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Thursday, April 11, 2019

Tips for Choosing a Rescue Dog




Throughout the country, there are rescue centers with dogs ready and waiting to be adopted by a family and to become part of their lives. There are many good reasons to get a rescue dog as your next pet, and of course, providing an animal from the shelter with a loving home is a rewarding experience.

Deciding to get a pet is never a decision to take lightly, and there are many important considerations to take into account. All pets are a big responsibility, and this is a fact that should not be forgotten.

Before you look for a rescue dog you should:


Think about how much time you have free to offer a dog, will it be left for long periods while you work?

Will you be able to cover vets bills, food, insurance etc.?

Do you already have a dog, and will it be upset by a new arrival in the family home?

Consider what breeds of dog are best suited to you, do you like to go on long walks which you could take your dog on too?

Would you prefer a puppy or an adult dog?

Would you like a pedigree rescue dog so that you can be better informed about the dog’s characteristics and traits?

Would you prefer to have a long-haired dog or a dog with a short coat?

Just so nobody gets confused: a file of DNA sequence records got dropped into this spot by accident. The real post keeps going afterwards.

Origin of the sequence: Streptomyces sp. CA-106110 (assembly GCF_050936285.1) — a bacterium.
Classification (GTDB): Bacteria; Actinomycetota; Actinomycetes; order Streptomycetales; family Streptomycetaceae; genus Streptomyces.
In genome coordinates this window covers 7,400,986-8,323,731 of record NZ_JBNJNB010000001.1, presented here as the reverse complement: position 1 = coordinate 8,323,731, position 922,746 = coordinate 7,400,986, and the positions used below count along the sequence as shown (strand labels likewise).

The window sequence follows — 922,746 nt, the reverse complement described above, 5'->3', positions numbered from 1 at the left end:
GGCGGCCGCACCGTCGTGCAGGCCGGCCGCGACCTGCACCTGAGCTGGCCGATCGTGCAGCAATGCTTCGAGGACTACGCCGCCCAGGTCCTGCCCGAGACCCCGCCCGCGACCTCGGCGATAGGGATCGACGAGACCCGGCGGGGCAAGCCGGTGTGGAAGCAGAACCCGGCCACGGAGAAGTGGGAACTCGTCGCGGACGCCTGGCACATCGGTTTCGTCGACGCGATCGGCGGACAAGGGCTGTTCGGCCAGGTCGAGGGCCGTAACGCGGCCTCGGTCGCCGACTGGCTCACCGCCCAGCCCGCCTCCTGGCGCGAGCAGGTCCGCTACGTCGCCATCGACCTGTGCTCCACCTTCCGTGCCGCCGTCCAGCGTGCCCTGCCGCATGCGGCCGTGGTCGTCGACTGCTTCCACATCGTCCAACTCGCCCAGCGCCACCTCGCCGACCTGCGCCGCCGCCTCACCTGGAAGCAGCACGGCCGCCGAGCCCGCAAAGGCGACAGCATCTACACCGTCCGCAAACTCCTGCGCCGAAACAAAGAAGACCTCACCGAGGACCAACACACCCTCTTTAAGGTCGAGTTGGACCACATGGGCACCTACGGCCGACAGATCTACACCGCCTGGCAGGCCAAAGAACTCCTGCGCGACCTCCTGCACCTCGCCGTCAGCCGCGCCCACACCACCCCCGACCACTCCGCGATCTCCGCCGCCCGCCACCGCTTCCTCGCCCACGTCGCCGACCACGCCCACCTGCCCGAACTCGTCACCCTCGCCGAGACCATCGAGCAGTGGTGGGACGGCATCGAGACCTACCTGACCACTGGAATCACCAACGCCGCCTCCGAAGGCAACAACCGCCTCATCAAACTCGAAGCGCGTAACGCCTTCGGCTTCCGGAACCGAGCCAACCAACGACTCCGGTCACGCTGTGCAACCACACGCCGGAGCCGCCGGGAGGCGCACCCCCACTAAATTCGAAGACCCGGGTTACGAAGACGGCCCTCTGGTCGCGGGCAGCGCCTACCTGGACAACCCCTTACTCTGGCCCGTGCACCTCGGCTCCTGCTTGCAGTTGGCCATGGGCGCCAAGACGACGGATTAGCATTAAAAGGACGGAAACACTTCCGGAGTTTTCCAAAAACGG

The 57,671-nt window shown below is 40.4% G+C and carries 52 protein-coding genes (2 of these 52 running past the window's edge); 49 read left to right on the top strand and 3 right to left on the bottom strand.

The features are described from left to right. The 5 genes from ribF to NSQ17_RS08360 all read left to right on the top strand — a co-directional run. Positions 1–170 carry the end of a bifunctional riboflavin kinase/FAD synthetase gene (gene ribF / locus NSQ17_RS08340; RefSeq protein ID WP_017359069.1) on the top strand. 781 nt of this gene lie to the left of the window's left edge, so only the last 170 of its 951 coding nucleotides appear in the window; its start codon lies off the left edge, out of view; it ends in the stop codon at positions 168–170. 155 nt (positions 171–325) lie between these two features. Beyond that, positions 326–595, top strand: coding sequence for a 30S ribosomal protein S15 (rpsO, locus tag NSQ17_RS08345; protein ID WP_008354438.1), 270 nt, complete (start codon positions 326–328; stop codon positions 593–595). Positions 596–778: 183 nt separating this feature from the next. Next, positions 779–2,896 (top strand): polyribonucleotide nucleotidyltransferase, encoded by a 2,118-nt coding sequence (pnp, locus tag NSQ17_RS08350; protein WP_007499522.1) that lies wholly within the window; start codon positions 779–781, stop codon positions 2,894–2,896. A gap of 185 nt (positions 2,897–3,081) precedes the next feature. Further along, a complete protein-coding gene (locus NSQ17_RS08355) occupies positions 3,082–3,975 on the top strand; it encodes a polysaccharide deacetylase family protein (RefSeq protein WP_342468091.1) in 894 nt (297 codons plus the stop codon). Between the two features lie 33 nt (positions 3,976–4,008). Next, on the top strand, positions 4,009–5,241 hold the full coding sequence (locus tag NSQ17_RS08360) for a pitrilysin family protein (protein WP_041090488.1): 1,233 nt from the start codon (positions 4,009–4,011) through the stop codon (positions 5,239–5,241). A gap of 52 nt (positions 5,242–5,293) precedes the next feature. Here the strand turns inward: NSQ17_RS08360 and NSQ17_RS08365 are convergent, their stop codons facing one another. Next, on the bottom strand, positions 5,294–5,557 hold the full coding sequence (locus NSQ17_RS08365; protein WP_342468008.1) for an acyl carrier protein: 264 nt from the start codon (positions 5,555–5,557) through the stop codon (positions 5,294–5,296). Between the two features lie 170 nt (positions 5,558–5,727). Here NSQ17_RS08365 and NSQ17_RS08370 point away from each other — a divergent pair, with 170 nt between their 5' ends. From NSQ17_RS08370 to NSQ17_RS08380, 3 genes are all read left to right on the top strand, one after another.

How much time would you have each day for grooming a long-haired dog?



Image: Pixabay

Questions to Ask the Dog Rescue Center:



How and why did the dog end up at the animal rescue center?

What does the center know about the dog’s past, was it mistreated in some way or abandoned, or has the dog’s owner passed away, or become unable to care for it?

Has the dog already been spayed or neutered? (some rescue centers automatically do this, so it is worth checking with the staff when you visit).

Do they know what breed the dog’s parents were? (This could provide you with more of an insight into the dog’s character traits, as well as indicating how big the dog will grow to if it is a puppy).

Does the dog have any ongoing or current health issues?

Choosing to bring a rescue dog into your life is an incredible thing to do, but there is much to consider before you head to the shelter to see all the dogs.


Bear in mind that a rescue dog is likely to be affected by its past treatment, this may mean that it will struggle around other dogs, either by being aggressive or timid. If the latter is the case be sure to understand how to break up a dog fight, and in the unfortunate event that your dog suffers an injury ensure that you register with a vet. If a human is hurt then after seeking medical advice a dog bite attorney may be able to help.

Remember that past mistreatment may mean that it takes a while for your new dog to realise that you can be trusted, so patience is crucial.

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